Throughout this exhibition there were contradictory uses of the word tradition. On the one hand, the plural form, traditions, describes historically and geographically specific practices and productions. On the other, tradition was, to a certain extent, evacuated of this material and historical grounding, and replaced with an evocation of a capacity for dynamism. While this move clearly indicated a rejection of the characterization of native cultures as static or ‘dead’, the emphasis on innovation as the “second-oldest form of tradition” left one wondering what the original form of tradition is or was. The paradox of tradition in current debates over indigeneity emerged clearly in this exhibition: how to erase the derogatory connotations of the term, the condescending residue of grossly imbalanced relationships of power sedimented over time, while at the same time claiming that Native people hold on to their traditions (implying that others do not, or at least not to the same extent?), and that this is an essential aspect of their “native” identity.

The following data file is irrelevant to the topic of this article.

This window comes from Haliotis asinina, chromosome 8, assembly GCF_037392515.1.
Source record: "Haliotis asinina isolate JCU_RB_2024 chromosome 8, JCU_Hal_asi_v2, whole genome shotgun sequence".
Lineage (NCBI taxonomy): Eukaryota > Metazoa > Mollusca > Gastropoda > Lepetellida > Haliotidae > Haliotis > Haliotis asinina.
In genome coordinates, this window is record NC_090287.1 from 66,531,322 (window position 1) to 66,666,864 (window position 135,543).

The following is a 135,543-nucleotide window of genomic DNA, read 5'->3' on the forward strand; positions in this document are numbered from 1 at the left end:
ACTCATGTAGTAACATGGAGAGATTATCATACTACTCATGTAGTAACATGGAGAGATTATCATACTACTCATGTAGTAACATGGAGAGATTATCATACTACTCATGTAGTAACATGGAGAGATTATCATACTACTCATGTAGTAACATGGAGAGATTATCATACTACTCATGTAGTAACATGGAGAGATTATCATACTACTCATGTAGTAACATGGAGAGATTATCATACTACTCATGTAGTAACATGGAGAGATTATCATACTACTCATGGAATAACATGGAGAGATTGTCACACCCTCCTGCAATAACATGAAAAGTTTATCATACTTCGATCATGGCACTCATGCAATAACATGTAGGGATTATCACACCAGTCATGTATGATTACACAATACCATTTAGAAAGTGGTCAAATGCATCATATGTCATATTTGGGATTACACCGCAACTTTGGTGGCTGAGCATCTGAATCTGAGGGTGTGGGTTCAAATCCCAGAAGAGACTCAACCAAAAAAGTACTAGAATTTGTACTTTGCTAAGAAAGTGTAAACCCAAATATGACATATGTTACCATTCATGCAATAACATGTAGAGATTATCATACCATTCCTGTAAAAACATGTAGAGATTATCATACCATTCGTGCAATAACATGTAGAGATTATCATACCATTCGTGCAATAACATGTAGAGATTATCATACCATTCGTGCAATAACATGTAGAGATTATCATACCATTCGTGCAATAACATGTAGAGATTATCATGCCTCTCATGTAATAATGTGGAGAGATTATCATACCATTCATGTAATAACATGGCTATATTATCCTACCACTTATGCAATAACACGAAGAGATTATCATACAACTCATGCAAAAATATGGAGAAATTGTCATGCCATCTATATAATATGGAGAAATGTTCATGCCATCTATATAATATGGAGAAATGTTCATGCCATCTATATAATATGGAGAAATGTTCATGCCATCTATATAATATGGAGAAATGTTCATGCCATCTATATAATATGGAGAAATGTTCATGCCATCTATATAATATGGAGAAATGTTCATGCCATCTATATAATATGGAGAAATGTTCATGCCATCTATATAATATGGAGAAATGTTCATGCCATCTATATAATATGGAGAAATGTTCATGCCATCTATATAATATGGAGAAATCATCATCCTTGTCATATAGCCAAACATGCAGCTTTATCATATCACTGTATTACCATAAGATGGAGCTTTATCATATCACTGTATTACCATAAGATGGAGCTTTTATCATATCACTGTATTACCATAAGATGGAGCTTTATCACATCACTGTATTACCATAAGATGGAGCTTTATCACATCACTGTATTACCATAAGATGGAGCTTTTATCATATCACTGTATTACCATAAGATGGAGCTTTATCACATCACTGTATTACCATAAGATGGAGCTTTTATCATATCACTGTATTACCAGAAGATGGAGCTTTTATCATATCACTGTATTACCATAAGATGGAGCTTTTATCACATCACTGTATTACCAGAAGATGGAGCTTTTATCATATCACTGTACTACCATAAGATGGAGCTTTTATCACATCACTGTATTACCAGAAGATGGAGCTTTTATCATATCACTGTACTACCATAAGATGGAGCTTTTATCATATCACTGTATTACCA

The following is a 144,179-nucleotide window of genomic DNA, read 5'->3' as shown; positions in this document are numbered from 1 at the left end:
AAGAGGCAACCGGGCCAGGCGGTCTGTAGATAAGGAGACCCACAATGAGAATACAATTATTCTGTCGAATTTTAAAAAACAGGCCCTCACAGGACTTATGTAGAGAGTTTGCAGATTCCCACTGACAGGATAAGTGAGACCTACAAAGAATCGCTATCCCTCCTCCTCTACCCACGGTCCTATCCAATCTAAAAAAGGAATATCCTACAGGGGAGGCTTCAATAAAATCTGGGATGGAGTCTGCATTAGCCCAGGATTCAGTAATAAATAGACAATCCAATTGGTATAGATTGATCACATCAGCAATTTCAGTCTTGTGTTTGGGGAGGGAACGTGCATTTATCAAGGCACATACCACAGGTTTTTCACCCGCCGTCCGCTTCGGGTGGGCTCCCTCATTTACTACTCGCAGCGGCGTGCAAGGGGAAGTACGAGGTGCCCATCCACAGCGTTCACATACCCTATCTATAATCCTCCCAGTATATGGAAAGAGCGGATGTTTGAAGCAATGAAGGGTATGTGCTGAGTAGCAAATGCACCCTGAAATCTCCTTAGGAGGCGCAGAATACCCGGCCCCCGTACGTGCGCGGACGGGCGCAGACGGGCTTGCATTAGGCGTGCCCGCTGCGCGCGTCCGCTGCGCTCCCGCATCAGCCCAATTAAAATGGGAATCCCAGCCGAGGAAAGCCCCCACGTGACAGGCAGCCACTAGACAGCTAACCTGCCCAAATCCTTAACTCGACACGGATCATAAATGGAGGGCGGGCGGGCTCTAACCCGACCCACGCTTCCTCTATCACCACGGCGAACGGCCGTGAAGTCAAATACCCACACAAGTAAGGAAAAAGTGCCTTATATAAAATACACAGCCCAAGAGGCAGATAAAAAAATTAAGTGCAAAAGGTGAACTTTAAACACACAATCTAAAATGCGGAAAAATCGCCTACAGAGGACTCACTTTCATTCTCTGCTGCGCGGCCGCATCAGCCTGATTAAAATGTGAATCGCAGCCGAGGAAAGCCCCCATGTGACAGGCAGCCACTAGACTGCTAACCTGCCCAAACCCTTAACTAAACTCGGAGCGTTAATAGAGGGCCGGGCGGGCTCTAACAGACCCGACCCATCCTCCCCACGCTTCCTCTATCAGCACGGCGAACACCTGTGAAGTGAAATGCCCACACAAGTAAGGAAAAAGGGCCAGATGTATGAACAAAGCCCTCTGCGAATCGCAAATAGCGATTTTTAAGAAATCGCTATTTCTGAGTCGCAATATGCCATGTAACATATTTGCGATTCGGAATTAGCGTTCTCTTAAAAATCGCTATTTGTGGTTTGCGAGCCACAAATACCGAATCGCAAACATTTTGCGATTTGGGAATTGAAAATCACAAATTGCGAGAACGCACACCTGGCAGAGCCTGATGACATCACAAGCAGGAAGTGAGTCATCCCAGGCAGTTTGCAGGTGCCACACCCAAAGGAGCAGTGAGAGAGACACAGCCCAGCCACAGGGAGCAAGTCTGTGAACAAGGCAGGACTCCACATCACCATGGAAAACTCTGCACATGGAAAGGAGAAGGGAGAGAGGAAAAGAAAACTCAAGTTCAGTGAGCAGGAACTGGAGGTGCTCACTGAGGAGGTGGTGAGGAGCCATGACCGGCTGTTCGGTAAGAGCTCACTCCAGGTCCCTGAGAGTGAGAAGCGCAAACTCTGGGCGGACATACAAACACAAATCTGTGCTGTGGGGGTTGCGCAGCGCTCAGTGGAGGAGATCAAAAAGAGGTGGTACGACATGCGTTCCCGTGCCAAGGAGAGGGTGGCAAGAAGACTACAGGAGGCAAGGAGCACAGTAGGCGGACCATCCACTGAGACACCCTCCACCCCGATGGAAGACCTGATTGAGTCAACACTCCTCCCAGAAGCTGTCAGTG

Taking a left at “Tradition,” led to “Innovation,” which the large dividing wall described as, “more than arts and crafts.” Indeed, the exhibition stressed that these objects, most of which were made for tourist consumption, are not any less “authentic” than other forms of American Indian art. In particular, the exhibition focused on the ways these art objects are located within a complex web of relationships, commercial and otherwise, between Native and non-Native peoples. One especially interesting art form featured in the “Innovation” section was textile design. In the 1950s, Lloyd Kiva New (Cherokee, 1916-2002) experimented with graphic and textile design. The patterns that he created were quite popular and set the stage for other Native artists, such as Pop Chalee (Taos Pueblo, 1908-1993) and Al Momaday (Kiowa, 1913-1981), to produce designs for a line of printed cotton fabrics for Scottdale Textile Mills. The fabrics were then used to create “southwestern-style clothing and home décor,” which debuted for sale at Sears Roebuck stores in Albuquerque.